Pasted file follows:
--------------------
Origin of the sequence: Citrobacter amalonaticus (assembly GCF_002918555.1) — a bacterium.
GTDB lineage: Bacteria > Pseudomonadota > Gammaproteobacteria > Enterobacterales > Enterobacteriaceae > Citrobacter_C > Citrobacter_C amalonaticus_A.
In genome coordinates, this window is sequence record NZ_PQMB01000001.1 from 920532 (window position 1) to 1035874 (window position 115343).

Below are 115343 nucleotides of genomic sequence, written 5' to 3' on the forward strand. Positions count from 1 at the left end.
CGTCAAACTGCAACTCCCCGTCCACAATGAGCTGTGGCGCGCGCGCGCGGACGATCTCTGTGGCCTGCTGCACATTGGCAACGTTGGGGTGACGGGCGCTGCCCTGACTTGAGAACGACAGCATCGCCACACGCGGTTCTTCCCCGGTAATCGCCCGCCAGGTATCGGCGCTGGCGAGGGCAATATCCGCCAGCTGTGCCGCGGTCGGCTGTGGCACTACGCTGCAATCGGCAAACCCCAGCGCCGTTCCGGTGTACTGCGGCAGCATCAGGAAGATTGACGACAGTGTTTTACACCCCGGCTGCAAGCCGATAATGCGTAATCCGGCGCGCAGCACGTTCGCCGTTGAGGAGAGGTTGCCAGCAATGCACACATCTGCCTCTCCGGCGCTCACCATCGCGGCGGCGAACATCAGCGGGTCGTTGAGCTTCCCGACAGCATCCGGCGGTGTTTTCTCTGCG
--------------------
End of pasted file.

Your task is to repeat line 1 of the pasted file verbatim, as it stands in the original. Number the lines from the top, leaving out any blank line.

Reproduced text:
Origin of the sequence: Citrobacter amalonaticus (assembly GCF_002918555.1) — a bacterium.